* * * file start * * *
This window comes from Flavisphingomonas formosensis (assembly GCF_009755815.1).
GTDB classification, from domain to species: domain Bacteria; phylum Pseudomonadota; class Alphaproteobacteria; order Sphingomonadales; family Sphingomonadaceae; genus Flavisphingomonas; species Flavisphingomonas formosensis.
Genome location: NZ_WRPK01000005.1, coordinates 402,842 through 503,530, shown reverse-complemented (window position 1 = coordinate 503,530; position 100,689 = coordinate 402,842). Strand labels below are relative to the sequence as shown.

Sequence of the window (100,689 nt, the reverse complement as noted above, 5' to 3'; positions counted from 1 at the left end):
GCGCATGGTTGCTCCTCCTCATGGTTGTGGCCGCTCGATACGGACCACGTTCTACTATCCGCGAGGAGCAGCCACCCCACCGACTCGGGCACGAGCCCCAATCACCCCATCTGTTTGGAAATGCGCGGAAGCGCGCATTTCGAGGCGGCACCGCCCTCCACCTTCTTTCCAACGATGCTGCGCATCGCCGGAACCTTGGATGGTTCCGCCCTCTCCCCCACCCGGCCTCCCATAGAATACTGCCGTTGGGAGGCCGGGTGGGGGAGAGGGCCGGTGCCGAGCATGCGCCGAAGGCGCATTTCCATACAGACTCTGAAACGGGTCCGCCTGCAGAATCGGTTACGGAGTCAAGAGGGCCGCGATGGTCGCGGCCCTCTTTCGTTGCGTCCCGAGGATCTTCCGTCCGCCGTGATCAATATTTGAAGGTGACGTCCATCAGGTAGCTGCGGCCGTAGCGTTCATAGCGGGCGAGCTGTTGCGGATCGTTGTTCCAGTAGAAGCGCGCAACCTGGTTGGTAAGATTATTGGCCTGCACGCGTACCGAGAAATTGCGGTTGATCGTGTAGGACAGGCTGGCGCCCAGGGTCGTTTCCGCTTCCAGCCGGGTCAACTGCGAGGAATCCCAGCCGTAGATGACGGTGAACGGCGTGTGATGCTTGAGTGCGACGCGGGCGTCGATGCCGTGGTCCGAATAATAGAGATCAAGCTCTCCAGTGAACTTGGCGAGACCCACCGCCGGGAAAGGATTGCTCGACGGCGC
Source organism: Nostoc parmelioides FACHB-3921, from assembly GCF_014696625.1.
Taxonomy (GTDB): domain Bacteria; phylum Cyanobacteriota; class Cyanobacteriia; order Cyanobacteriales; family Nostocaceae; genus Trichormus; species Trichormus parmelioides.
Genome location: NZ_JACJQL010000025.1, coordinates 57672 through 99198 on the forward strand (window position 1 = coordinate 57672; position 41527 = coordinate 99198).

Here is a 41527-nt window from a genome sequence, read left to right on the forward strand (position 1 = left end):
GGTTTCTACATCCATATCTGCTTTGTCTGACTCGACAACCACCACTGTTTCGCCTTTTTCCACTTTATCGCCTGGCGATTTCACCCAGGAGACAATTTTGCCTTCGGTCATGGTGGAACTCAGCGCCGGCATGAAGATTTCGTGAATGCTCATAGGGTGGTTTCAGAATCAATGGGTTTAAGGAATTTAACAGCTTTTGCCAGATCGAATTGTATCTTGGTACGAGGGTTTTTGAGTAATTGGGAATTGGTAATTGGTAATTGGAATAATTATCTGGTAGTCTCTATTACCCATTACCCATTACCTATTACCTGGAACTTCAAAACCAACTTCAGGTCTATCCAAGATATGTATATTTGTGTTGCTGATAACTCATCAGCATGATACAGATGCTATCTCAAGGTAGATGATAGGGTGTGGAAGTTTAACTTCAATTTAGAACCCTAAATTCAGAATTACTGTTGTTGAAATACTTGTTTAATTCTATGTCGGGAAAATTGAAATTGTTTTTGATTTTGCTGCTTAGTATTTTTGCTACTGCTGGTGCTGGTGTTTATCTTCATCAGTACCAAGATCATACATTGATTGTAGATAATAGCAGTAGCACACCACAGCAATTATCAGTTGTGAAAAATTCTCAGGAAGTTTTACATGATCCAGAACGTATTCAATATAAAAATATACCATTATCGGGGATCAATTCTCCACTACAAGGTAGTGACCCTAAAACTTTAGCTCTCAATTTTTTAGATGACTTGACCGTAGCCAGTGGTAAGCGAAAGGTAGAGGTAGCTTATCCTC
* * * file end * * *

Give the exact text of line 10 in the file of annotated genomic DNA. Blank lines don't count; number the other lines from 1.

GGTTTCTACATCCATATCTGCTTTGTCTGACTCGACAACCACCACTGTTTCGCCTTTTTCCACTTTATCGCCTGGCGATTTCACCCAGGAGACAATTTTGCCTTCGGTCATGGTGGAACTCAGCGCCGGCATGAAGATTTCGTGAATGCTCATAGGGTGGTTTCAGAATCAATGGGTTTAAGGAATTTAACAGCTTTTGCCAGATCGAATTGTATCTTGGTACGAGGGTTTTTGAGTAATTGGGAATTGGTAATTGGTAATTGGAATAATTATCTGGTAGTCTCTATTACCCATTACCCATTACCTATTACCTGGAACTTCAAAACCAACTTCAGGTCTATCCAAGATATGTATATTTGTGTTGCTGATAACTCATCAGCATGATACAGATGCTATCTCAAGGTAGATGATAGGGTGTGGAAGTTTAACTTCAATTTAGAACCCTAAATTCAGAATTACTGTTGTTGAAATACTTGTTTAATTCTATGTCGGGAAAATTGAAATTGTTTTTGATTTTGCTGCTTAGTATTTTTGCTACTGCTGGTGCTGGTGTTTATCTTCATCAGTACCAAGATCATACATTGATTGTAGATAATAGCAGTAGCACACCACAGCAATTATCAGTTGTGAAAAATTCTCAGGAAGTTTTACATGATCCAGAACGTATTCAATATAAAAATATACCATTATCGGGGATCAATTCTCCACTACAAGGTAGTGACCCTAAAACTTTAGCTCTCAATTTTTTAGATGACTTGACCGTAGCCAGTGGTAAGCGAAAGGTAGAGGTAGCTTATCCTC